Perhaps the 'hard luck' award has to go to American Glenn Darden, yet another J/80 World Champion, sailing with his veteran team aboard Le Tigre. After starting off strongly to lead the regatta for the first two days, a lapse in race 7 on the third day was too much for them to absorb to stay in contention for the top three. Now having to count both an 18th and 15th, Darden's team nevertheless showed the rest of the world the Le Tigre team is never to be counted out in the final results. After getting the second best record of the final day behind van der Ploeg's 2-1, Le Tigre's 5-2 bounced them back up the ladder to fifth place overall with 56 points.
If Darden's Le Tigre team fell on some hard luck in some races, so too the same can be said for Sweden's Ingemar Sundstedt SWE 243. Sundstedt was lying second going into the last day with a very good chance of being the first Swedish team to win the J/80 Worlds, especially since their worst race up to the last day was a 14th and their average finish was about 6th place, the most consistent team on the race course for the first three days! However, the first race of the last day erased all chances of that happening, finishing with a 27th, then followed by a 7th in the last race to end the regatta with 58 points.
Finally, mention should be made of the very strong showing by the top French teams, Eric Brezellec on Interface Concept 2, the current French J/80 National Champion, finishing 7th and Jean Charles Moriceau finishing 8th.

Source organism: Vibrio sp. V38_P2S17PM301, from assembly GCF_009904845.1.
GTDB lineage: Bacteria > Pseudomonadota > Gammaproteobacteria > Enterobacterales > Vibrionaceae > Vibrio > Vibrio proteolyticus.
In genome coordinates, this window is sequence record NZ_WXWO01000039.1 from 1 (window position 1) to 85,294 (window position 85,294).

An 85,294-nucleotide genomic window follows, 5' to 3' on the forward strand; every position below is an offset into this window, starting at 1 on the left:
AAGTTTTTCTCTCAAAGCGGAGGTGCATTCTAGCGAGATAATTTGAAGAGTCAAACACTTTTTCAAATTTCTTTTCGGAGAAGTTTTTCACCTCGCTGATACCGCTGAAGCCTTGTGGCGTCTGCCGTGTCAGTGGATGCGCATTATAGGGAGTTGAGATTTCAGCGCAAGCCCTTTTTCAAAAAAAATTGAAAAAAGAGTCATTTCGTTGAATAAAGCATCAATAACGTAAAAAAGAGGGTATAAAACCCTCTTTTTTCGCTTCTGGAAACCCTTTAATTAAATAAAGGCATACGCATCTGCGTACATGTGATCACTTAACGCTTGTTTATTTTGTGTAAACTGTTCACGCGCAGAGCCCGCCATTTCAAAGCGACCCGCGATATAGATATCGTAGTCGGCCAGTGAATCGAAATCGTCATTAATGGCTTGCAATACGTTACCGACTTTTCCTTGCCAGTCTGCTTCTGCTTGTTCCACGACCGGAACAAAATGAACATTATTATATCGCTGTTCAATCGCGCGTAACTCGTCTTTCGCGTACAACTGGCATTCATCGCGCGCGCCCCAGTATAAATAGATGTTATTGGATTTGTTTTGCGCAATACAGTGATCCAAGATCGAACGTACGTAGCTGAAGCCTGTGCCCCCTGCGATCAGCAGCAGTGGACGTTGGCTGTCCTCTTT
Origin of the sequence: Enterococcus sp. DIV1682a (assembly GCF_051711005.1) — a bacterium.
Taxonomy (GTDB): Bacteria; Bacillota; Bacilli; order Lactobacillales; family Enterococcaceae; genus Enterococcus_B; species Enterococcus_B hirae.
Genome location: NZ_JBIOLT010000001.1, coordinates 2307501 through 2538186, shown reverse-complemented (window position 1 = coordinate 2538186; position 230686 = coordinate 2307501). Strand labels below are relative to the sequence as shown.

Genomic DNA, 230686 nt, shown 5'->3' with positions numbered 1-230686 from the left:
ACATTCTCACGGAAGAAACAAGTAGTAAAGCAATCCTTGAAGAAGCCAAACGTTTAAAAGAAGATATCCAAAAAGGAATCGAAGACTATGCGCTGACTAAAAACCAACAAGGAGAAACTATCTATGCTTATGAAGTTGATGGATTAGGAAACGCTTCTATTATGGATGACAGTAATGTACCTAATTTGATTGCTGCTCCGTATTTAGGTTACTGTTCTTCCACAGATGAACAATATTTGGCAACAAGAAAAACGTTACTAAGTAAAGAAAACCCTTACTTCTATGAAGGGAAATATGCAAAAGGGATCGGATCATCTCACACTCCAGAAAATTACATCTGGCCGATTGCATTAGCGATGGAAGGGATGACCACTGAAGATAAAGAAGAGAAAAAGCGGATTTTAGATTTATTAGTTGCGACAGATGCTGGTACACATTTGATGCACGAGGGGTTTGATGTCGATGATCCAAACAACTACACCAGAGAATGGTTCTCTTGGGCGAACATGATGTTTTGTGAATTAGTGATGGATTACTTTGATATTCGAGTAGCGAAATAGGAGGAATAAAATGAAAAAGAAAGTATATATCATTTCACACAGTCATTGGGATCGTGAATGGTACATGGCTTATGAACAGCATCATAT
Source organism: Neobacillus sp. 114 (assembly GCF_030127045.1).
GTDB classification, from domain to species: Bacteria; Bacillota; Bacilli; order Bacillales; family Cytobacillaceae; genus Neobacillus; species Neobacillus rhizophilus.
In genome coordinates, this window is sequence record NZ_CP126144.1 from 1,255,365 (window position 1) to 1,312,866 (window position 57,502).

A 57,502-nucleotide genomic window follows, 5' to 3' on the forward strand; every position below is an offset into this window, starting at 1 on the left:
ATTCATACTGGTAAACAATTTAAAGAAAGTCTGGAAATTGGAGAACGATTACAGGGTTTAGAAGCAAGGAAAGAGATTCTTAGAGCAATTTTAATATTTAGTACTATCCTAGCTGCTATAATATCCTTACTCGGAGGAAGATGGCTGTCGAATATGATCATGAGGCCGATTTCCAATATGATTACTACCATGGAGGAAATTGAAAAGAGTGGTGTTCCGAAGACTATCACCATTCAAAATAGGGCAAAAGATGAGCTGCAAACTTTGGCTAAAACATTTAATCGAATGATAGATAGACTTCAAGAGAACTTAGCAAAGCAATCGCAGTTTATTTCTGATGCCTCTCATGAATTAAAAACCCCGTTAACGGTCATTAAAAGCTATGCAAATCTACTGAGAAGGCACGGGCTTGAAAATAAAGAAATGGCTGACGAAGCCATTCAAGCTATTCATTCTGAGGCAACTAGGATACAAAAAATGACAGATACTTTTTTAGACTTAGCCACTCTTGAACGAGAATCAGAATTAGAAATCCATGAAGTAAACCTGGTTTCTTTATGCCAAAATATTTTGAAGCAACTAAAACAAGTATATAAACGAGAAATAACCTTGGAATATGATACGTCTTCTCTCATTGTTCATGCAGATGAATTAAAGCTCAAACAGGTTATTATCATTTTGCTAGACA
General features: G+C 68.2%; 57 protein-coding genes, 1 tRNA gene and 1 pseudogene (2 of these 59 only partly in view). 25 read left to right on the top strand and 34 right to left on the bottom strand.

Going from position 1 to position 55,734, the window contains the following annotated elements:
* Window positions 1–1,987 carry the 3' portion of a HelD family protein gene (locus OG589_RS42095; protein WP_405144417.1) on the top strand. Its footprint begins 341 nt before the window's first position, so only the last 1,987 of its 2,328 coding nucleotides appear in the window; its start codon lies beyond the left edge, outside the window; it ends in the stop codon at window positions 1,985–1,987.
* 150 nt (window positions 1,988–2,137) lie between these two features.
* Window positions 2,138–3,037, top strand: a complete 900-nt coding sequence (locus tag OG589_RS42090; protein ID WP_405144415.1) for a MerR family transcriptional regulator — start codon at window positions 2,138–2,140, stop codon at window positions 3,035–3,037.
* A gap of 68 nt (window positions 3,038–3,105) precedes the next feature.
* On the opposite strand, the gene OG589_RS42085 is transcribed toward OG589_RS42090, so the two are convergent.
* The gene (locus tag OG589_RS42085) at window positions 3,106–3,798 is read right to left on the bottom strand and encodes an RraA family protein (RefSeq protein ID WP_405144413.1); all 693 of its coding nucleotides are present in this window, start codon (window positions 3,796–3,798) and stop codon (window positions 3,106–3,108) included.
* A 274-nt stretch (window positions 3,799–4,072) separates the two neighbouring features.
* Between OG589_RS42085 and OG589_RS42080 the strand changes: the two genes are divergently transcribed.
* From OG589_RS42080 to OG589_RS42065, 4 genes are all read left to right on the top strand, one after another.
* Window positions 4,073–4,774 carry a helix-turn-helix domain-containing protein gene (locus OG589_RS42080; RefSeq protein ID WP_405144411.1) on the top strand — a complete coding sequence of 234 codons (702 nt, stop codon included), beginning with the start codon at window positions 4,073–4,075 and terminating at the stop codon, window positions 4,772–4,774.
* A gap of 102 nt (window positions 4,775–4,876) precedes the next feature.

It was also the first time the German teams showed both good boat-speed and good tactics, getting the next four places in the standings. German teams finished 9th - Sven Vagt's GER 1027, 10th - Martin Menzner's GER 614 (a regatta leader on Day One), 11th - Bjorn Beilken's GER 1107 and 12th - Malte Christoperhson's GER 745.
Top Danish team from the host country was Jesper Kragh Jespersen's DEN 850 in 13th, the top Italian team was Massimo Rama's Extreme Sailing Team beating fellow Italian Aldo Samele's Canarino Feroce 2 by just half a point! The top Russian team was Vitaliy Tarakanov RUS 999 in 29th, top British team was Tom Phipps' Hamble Yacht Services in 32nd, top Polish team was Pawel Boksa's POL 1187 in 39th, top Netherlands team was Laura Vroon's NED 831 in 36th, top Estonian team was Peeter Meressaar's EST 603 in 56th and top Finnish team was Otto Reittila FIN 1144 in 64th.
In the final analysis, the racing was extraordinarily close going into the last day, as has been the case for at least the past four J/80 World Championships - excellent world-class sailing by the top 15 at least.
What was interesting was to see the depth of the teams that could pull off a top three finish during the course of the regatta. The top three podium finishes only accounted for eight top three finishes (of a potential 27 possible!) and only four first places (just 44% of the 9 races!). That's stunning fleet depth.
Moreover, the only teams that could get two first places in the series were the winner, Ignacio Camino's Nextel Engineering and Rayco Tabares' Hotel Princess Yaiza Grand Canarias. The lowest placing race winner (race #4) was Frenchman Luc Nadal who finished 24th; lowest place 2nd (race #5) was the Danish/American team of Guldfaxe (Tom Klok, Will/Marie Crump and Will Welles) in 17th overall. Lowest place 3rd (race #2) was Italian Naval Academy Sailing Team's Giorgio Guzzi who finished 37th. There are few, if any, international one-design keelboat/ sportboat classes of any kind that can demonstrate that kind of fleet depth and ability to sail a boat fast enough, easily enough to fire one into the top three in any given race!
The two women's teams faired well considering the depth of the competition - the best was Team Maltesers ('The Sweeter Side of Sailing'), Gritt Bjornshave's five women team on DEN 1176 getting three finishes in the 20s and finishing 43rd overall.
Full results here